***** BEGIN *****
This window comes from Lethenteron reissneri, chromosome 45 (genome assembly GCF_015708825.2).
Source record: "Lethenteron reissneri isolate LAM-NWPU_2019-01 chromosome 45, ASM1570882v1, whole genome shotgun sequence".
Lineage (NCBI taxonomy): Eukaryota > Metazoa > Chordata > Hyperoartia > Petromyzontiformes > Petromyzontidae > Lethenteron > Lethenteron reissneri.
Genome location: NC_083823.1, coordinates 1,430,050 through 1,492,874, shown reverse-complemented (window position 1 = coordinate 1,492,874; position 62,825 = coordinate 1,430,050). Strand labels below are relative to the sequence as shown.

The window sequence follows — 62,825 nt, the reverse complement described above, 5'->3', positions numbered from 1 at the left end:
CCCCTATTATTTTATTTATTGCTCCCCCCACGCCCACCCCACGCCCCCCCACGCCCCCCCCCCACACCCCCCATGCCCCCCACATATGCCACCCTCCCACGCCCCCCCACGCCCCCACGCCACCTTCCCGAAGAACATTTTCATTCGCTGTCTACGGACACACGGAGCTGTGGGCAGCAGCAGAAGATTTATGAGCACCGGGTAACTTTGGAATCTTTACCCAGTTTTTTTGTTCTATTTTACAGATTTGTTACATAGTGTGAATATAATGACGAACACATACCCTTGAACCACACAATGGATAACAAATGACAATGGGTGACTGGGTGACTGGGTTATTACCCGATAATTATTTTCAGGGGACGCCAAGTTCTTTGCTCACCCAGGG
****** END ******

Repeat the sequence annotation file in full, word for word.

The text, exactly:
This window comes from Lethenteron reissneri, chromosome 45 (genome assembly GCF_015708825.2).
Source record: "Lethenteron reissneri isolate LAM-NWPU_2019-01 chromosome 45, ASM1570882v1, whole genome shotgun sequence".
Lineage (NCBI taxonomy): Eukaryota > Metazoa > Chordata > Hyperoartia > Petromyzontiformes > Petromyzontidae > Lethenteron > Lethenteron reissneri.
Genome location: NC_083823.1, coordinates 1,430,050 through 1,492,874, shown reverse-complemented (window position 1 = coordinate 1,492,874; position 62,825 = coordinate 1,430,050). Strand labels below are relative to the sequence as shown.

The window sequence follows — 62,825 nt, the reverse complement described above, 5'->3', positions numbered from 1 at the left end:
CCCCTATTATTTTATTTATTGCTCCCCCCACGCCCACCCCACGCCCCCCCACGCCCCCCCCCCACACCCCCCATGCCCCCCACATATGCCACCCTCCCACGCCCCCCCACGCCCCCACGCCACCTTCCCGAAGAACATTTTCATTCGCTGTCTACGGACACACGGAGCTGTGGGCAGCAGCAGAAGATTTATGAGCACCGGGTAACTTTGGAATCTTTACCCAGTTTTTTTGTTCTATTTTACAGATTTGTTACATAGTGTGAATATAATGACGAACACATACCCTTGAACCACACAATGGATAACAAATGACAATGGGTGACTGGGTGACTGGGTTATTACCCGATAATTATTTTCAGGGGACGCCAAGTTCTTTGCTCACCCAGGG